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Advocate Discusses How Best to House the Homeless


The founder of a housing development group for the city’s homeless called for more government funding of “supportive housing” models to combat homelessness.

“Billions are invested in research and Blue Ribbon commissions,” said Ellen Baxter, director and founder of Broadway Housing Communities (BHC), a not-for-profit housing development group. “And all of the studies confirm the same thing—that emergency shelters are not the solution to homelessness.”

Baxter, who spoke on Jan. 28 at Fordham Law, recounted her exposure in 1979 to homeless women washing in the Grand Central Station bathroom and bedding down there. That inspired Baxter to develop “supportive housing” communities.

For example, BHC’s Dorothy Day apartments serve 70 families who were formerly homeless and facing dire circumstances such as drug addition, mental health issues and extreme poverty. The apartments offer daycare, after school activities, adult education and additional social service support to help give residents a chance at educational and cultural equality.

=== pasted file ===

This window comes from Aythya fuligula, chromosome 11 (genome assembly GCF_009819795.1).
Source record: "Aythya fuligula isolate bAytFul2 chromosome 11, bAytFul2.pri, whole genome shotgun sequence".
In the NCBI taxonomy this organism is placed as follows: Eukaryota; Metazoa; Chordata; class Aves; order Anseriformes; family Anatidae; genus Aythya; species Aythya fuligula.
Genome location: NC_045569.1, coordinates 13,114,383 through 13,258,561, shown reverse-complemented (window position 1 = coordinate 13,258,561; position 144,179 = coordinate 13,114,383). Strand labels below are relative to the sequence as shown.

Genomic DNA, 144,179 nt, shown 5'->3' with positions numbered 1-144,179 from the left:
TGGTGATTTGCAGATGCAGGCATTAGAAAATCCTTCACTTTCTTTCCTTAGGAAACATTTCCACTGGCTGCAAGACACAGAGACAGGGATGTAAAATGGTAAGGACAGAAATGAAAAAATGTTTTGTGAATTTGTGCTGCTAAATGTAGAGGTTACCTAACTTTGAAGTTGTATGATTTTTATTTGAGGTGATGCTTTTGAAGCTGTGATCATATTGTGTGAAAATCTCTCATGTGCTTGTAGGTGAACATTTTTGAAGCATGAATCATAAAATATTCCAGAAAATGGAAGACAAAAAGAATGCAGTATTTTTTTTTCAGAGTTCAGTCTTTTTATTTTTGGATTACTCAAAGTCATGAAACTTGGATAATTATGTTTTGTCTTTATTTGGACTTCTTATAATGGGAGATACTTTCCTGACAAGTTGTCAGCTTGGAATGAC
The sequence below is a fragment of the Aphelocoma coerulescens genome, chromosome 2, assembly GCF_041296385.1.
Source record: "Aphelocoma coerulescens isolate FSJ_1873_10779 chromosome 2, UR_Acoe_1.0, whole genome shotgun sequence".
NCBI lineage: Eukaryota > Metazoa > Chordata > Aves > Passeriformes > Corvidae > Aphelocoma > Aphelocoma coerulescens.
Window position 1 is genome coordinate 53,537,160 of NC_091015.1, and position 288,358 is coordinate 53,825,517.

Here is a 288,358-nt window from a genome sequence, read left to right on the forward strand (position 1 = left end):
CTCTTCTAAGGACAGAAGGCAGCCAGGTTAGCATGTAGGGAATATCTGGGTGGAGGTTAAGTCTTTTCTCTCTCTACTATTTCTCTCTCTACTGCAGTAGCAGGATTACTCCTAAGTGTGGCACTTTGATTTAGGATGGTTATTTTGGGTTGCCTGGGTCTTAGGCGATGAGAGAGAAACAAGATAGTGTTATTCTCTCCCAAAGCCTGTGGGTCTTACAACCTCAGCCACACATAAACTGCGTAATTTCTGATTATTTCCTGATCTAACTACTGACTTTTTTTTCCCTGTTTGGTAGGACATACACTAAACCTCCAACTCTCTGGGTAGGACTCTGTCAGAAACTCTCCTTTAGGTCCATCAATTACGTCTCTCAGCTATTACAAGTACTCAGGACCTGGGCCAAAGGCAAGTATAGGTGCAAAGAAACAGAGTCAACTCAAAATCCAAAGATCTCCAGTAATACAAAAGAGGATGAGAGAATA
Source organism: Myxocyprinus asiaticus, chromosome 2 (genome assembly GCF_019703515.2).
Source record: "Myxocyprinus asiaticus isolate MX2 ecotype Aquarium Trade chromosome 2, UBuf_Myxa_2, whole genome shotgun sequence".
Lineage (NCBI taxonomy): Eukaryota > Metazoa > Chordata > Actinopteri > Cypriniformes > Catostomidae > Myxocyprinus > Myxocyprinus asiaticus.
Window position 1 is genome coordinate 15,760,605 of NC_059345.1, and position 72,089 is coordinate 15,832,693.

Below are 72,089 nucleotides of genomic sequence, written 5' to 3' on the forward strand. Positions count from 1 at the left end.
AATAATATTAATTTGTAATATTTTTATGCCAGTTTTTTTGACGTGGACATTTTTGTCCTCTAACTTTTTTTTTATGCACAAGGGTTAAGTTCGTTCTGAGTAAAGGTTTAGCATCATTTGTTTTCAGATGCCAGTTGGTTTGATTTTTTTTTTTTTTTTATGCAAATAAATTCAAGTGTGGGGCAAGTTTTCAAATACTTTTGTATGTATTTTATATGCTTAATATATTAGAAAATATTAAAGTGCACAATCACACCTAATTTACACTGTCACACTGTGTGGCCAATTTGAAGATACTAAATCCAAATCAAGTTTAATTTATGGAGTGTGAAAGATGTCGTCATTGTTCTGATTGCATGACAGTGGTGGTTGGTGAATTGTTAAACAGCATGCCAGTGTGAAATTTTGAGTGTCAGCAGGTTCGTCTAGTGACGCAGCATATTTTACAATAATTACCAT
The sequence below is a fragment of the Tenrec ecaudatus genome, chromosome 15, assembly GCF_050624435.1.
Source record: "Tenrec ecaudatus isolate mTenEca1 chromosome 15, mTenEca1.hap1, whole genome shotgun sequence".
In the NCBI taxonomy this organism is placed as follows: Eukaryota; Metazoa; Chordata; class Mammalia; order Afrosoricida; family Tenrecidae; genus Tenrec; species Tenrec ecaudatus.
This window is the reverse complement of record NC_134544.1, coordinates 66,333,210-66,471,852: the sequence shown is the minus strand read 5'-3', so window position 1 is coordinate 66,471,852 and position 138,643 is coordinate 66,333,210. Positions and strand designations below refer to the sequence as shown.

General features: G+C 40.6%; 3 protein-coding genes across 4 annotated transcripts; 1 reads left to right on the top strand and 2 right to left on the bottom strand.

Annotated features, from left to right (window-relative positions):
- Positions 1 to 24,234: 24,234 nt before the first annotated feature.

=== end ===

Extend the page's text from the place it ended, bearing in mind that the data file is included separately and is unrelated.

“The beauty is that now all the children are planning to go to college,” said Baxter. “It has changed the trajectory of their futures.”

Baxter added that BHC’s single housing model cost less in the long run than housing the homeless in the city’s emergency shelters.

Baxter told the audience of law students and faculty that the most comprehensive look at housing the homeless today is the special master panel report in the McCain v. Bloomberg (2005). John Feerick, former dean of Fordham Law, current Sidney C. Norris Chair of Law in Public Service and executive director of the Feerick Center for Social Justice and Dispute Resolution, was a member of that panel.


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